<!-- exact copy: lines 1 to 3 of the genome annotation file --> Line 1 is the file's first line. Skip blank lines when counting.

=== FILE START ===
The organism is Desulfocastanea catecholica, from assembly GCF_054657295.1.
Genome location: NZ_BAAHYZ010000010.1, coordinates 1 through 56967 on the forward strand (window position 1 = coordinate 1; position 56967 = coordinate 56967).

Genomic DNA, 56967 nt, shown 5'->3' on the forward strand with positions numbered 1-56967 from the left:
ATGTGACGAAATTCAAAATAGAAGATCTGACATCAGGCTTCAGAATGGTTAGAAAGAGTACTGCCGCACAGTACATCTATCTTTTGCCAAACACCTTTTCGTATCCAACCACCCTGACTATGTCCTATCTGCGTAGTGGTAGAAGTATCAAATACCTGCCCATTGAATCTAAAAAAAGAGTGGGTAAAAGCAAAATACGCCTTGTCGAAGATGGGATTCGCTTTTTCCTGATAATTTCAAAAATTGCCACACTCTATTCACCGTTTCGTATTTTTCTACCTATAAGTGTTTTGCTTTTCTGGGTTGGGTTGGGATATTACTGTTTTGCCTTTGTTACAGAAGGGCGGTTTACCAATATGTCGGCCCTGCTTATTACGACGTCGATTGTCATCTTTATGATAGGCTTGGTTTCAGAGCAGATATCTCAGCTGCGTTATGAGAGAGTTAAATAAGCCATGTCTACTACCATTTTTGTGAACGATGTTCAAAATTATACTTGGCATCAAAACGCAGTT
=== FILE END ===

The organism is Desulfocastanea catecholica, from assembly GCF_054657295.1.
Genome location: NZ_BAAHYZ010000010.1, coordinates 1 through 56967 on the forward strand (window position 1 = coordinate 1; position 56967 = coordinate 56967).

Genomic DNA, 56967 nt, shown 5'->3' on the forward strand with positions numbered 1-56967 from the left: